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Can dithering replace dark calibration?


Page III

  1. Sigma clipping
  2. Calculation of calibration noise

3.1: Sigma clipping

When you are finished with your sub images you have to align and stack them in your favorite software with a Sigma Clipping/Rejecting or Median function or similar.

Here are the software that I'm used to work with, they are old today but free. I believe most of the astrophoto edit software can do this.

I normally use the standard setting, but for you it could be different.

Even if I haven't done it here you should still do a flat calibration.

Before you do the flat calibration you must adjust the level of your image, replace the bias with a constant. Fitswork which I use always do this to all images by automatic. If the exposures are very long the dark current must also be compensated for, do a measure of a darkimage without the edges, that mean value include the bias and dark current. Why a constant instead of real images? A constant don't have any random noise!

If you want to read more about dithering Lasse H. has provided some links here:

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3.2: Calculation of calibration noise

How much better will the signal / noise relation be with dithering instead of dark calibration?

I got some comments from the forum Cloudy Nights that there was a miss from me about the contribution of noise from flat calibration. I did some dirty math here to correct the influence from flat calibration.
And I also miss the note that gain is equal to one, 1 e- = 1 ADU.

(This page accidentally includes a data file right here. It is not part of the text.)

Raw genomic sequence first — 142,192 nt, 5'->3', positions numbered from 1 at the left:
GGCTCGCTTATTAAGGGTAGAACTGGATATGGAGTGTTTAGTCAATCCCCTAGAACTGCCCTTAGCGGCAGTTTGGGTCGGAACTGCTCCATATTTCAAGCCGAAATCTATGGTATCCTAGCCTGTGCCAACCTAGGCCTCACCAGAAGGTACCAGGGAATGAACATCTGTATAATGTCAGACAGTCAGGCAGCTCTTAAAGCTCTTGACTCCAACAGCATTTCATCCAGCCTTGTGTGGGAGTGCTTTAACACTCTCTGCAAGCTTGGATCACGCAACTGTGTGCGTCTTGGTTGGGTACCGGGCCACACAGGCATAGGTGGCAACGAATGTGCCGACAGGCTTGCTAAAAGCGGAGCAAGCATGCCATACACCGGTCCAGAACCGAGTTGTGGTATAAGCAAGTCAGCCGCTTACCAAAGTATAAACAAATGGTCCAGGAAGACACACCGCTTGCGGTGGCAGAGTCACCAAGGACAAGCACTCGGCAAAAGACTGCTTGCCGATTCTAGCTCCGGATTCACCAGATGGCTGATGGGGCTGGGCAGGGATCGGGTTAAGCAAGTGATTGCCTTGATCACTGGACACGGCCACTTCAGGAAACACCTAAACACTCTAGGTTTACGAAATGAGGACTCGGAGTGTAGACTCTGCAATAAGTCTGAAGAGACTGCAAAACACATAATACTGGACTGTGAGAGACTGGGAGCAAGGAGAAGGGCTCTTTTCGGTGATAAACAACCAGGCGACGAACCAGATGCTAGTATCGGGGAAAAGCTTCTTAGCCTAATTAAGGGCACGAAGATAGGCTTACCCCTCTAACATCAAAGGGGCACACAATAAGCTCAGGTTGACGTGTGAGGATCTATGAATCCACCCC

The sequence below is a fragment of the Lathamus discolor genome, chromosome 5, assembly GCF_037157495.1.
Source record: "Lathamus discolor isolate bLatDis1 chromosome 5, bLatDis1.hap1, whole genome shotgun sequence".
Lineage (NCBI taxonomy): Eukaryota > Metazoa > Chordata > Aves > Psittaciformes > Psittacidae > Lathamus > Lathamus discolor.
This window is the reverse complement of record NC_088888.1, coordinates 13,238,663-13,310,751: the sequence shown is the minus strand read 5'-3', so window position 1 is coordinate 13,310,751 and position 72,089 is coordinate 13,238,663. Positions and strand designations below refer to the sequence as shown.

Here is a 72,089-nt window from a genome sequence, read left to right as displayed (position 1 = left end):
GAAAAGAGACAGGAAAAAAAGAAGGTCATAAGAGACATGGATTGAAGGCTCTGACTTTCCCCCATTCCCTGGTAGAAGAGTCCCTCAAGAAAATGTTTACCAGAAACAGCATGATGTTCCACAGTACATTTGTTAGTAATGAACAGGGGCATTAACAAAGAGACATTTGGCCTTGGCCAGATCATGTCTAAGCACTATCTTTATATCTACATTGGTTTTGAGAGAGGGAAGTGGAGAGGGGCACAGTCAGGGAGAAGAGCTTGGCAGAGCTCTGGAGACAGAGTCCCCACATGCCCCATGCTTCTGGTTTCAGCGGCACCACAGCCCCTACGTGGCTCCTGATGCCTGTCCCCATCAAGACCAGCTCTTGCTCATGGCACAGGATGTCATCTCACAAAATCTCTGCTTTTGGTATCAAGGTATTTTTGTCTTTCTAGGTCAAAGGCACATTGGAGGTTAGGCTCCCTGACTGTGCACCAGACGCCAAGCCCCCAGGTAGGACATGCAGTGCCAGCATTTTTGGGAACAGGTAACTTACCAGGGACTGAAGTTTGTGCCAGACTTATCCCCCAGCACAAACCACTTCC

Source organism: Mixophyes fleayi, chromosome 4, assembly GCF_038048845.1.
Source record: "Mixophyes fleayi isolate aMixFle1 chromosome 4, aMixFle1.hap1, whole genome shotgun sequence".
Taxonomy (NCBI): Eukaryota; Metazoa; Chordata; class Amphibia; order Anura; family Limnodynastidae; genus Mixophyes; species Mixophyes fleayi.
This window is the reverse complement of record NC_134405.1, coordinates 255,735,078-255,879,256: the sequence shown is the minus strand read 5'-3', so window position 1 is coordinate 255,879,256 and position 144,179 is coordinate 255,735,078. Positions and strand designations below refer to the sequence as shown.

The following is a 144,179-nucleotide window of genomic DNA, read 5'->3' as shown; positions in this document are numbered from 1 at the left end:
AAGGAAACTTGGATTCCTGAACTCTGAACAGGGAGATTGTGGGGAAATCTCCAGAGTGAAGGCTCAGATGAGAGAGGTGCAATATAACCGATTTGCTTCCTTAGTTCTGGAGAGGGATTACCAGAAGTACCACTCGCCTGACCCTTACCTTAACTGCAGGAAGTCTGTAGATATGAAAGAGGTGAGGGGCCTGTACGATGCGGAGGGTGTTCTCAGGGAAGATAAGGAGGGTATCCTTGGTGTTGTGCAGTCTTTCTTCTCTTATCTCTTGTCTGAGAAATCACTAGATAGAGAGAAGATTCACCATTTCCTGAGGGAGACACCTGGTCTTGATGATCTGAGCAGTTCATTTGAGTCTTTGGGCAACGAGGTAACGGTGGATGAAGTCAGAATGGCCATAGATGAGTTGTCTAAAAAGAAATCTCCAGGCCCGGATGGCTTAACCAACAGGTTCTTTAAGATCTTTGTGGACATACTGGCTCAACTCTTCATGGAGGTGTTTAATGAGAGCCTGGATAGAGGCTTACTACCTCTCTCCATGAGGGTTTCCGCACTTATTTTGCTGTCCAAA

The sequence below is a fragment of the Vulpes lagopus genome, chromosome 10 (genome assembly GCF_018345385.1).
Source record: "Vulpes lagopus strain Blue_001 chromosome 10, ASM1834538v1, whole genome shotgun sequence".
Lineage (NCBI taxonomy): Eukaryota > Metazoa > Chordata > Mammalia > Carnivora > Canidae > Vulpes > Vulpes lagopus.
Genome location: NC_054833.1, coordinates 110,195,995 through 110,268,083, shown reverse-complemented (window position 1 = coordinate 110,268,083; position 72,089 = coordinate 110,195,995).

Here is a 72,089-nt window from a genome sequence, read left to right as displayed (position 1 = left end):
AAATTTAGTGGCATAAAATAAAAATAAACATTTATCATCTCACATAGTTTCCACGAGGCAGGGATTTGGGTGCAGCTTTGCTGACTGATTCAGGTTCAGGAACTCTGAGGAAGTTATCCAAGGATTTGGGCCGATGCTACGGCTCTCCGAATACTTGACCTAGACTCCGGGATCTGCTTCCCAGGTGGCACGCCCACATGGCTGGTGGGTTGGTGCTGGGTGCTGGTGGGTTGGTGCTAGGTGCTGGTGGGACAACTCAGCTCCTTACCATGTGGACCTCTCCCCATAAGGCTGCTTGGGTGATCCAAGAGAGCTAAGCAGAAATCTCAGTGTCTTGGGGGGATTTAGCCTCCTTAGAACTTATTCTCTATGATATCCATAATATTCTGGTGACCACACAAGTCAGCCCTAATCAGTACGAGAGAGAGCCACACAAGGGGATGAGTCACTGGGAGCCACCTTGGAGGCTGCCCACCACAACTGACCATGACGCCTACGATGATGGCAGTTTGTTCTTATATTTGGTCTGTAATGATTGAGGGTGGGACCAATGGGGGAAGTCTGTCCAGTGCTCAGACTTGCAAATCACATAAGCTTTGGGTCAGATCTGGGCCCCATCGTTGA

I have added what happens with the S/N at the edges when the optics vignetting, very interesting to see.

Here is an (new) attempt to show a common situation:

CalibrationRandom noise from calibration: Dark/Bias vs Dithering/Median

The weak signal could be a nebula or a galaxy.

Random noise from dark, bias, flat and flat/bias calibration images is thought to be only readout noise, in flat also Poisson noise.

It could be something wrong with the calculation and it's very simplified, I will update it if I find anything wrong with it.

But still you get an idea about why it's better to use dithering instead of dark image calibration under some circumstances.

There are noise added even with dithering and one source of it are that different pixels are used, and they're not exactly the same, it's a static error but since dithering is random it appears as a noise. But anyway, you always use different pixel because the tracking normally don't is that exact. Some cameras are more suitable than others. Specifically, the static errors should not be in big areas, small in the area distribution. There should not be any amp glow as in old cameras. Pixel to pixel variation should of course be low as well.

Here you can download the Excel file above if you want to put in your own values for a test:

You download and use this file at your own risk, I can not take any responsibility if something happens.

Here you can read why we get noise from the object and background itself:

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